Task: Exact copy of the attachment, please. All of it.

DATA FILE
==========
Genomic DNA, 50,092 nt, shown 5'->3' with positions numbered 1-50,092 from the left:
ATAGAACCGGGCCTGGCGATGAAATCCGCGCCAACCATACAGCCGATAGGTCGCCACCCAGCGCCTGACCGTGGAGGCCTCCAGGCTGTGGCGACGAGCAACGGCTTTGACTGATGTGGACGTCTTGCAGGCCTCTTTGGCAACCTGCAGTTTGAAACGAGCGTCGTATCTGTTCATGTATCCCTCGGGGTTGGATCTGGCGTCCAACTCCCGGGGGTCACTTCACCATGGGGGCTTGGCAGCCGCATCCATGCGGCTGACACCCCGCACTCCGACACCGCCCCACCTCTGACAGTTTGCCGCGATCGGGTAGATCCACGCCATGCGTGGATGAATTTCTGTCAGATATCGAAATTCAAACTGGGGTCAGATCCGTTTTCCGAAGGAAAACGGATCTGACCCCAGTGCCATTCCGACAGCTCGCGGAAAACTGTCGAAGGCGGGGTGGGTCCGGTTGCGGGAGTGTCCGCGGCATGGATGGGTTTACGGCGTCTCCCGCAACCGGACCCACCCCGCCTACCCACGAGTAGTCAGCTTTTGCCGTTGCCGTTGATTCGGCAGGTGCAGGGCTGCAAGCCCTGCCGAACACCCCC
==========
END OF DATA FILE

Genomic DNA, 50,092 nt, shown 5'->3' with positions numbered 1-50,092 from the left:
ATAGAACCGGGCCTGGCGATGAAATCCGCGCCAACCATACAGCCGATAGGTCGCCACCCAGCGCCTGACCGTGGAGGCCTCCAGGCTGTGGCGACGAGCAACGGCTTTGACTGATGTGGACGTCTTGCAGGCCTCTTTGGCAACCTGCAGTTTGAAACGAGCGTCGTATCTGTTCATGTATCCCTCGGGGTTGGATCTGGCGTCCAACTCCCGGGGGTCACTTCACCATGGGGGCTTGGCAGCCGCATCCATGCGGCTGACACCCCGCACTCCGACACCGCCCCACCTCTGACAGTTTGCCGCGATCGGGTAGATCCACGCCATGCGTGGATGAATTTCTGTCAGATATCGAAATTCAAACTGGGGTCAGATCCGTTTTCCGAAGGAAAACGGATCTGACCCCAGTGCCATTCCGACAGCTCGCGGAAAACTGTCGAAGGCGGGGTGGGTCCGGTTGCGGGAGTGTCCGCGGCATGGATGGGTTTACGGCGTCTCCCGCAACCGGACCCACCCCGCCTACCCACGAGTAGTCAGCTTTTGCCGTTGCCGTTGATTCGGCAGGTGCAGGGCTGCAAGCCCTGCCGAACACCCCC